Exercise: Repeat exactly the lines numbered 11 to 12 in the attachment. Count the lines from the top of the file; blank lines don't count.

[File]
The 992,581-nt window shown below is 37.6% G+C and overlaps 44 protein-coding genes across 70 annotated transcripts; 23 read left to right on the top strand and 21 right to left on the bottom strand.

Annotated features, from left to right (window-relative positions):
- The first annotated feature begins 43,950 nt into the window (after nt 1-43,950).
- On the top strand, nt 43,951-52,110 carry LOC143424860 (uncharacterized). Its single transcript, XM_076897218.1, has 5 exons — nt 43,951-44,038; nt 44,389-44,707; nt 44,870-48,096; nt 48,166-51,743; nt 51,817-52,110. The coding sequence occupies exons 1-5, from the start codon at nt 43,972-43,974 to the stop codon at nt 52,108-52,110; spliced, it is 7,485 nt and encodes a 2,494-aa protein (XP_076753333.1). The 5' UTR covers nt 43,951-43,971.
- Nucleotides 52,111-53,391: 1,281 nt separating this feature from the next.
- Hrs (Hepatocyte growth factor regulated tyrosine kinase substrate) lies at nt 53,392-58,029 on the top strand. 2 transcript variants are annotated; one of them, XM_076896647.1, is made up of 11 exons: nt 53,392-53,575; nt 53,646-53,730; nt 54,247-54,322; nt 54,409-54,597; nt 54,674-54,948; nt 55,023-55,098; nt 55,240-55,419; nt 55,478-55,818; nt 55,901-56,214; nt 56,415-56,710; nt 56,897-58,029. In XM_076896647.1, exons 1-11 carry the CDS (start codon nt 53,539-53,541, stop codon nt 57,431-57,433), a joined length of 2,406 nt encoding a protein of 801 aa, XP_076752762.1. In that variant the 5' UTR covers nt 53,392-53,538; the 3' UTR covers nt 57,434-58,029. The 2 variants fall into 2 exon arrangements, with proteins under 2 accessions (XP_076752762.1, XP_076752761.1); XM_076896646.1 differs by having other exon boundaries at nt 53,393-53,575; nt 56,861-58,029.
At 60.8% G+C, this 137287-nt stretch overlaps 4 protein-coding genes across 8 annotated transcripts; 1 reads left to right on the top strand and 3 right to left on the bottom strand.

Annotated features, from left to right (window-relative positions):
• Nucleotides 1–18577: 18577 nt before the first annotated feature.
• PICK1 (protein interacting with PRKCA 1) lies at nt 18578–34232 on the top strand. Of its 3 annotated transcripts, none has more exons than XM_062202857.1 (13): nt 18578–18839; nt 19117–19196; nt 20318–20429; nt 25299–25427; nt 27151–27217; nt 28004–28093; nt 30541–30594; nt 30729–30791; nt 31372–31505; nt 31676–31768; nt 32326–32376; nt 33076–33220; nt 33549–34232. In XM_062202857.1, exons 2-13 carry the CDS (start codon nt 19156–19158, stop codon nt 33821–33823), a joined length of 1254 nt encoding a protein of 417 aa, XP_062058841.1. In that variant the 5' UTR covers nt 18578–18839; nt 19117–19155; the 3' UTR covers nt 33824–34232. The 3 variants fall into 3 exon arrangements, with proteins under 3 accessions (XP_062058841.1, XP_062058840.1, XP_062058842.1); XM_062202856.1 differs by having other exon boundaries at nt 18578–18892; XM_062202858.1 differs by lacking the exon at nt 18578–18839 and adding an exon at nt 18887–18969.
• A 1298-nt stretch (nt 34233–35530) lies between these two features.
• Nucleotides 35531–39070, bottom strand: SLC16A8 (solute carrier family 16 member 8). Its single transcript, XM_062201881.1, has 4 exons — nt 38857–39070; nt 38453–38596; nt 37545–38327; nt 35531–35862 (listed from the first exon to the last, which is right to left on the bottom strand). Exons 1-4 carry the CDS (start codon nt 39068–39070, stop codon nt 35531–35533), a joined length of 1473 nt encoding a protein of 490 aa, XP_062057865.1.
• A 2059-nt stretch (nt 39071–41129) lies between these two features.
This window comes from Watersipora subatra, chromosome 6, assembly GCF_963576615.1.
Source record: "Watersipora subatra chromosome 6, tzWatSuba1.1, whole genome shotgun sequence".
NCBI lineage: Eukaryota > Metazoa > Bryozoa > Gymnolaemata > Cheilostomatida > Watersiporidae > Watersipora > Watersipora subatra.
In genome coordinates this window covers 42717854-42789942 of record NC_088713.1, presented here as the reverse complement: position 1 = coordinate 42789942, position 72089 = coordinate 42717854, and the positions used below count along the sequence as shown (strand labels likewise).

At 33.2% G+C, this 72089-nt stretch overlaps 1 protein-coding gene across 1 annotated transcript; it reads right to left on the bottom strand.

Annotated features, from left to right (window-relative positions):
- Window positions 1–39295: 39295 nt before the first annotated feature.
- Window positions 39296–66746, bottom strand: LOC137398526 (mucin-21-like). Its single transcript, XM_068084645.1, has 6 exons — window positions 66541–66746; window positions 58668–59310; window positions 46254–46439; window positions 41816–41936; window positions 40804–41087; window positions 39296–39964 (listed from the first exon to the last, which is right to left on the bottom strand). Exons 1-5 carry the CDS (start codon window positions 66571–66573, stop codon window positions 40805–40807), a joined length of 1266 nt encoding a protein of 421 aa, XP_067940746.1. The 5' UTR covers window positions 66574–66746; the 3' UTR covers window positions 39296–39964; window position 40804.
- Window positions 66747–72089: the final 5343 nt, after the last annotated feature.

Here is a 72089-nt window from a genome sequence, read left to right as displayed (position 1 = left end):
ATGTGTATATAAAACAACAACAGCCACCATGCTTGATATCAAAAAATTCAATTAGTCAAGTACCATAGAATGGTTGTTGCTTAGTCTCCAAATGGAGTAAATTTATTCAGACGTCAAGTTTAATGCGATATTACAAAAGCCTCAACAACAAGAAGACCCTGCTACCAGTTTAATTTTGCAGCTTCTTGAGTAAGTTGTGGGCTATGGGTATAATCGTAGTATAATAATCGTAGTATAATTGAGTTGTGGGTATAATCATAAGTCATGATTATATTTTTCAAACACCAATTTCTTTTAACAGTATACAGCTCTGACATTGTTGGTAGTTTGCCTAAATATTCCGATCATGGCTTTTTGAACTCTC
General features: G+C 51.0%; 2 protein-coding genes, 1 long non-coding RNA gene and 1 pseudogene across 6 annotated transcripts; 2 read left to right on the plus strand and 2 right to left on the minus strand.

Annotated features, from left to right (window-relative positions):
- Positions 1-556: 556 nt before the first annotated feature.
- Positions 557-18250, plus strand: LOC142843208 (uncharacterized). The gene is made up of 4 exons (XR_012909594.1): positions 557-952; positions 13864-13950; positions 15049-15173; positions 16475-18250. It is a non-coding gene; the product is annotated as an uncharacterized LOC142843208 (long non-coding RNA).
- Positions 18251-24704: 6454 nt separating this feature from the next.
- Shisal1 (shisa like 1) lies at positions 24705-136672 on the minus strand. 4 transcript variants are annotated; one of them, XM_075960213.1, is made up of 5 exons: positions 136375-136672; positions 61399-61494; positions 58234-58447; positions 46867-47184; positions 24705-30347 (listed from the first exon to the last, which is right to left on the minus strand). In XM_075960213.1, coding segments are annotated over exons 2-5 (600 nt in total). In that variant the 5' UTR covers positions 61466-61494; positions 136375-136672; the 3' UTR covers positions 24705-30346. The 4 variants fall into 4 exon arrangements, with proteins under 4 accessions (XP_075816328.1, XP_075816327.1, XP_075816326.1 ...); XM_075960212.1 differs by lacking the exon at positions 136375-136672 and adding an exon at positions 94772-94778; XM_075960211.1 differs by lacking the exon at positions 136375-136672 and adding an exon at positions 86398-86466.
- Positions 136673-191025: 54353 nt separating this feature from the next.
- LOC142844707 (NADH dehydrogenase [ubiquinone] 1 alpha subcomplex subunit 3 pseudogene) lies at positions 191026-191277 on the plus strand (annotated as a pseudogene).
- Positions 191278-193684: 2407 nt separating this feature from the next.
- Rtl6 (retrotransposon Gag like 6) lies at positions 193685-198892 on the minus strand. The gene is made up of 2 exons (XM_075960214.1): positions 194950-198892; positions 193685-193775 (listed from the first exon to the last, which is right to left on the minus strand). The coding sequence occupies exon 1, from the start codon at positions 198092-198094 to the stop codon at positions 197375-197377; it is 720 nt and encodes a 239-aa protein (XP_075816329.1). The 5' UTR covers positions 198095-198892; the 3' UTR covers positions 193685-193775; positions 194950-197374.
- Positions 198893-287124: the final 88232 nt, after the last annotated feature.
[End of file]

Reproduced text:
• A 1298-nt stretch (nt 34233–35530) lies between these two features.
• Nucleotides 35531–39070, bottom strand: SLC16A8 (solute carrier family 16 member 8). Its single transcript, XM_062201881.1, has 4 exons — nt 38857–39070; nt 38453–38596; nt 37545–38327; nt 35531–35862 (listed from the first exon to the last, which is right to left on the bottom strand). Exons 1-4 carry the CDS (start codon nt 39068–39070, stop codon nt 35531–35533), a joined length of 1473 nt encoding a protein of 490 aa, XP_062057865.1.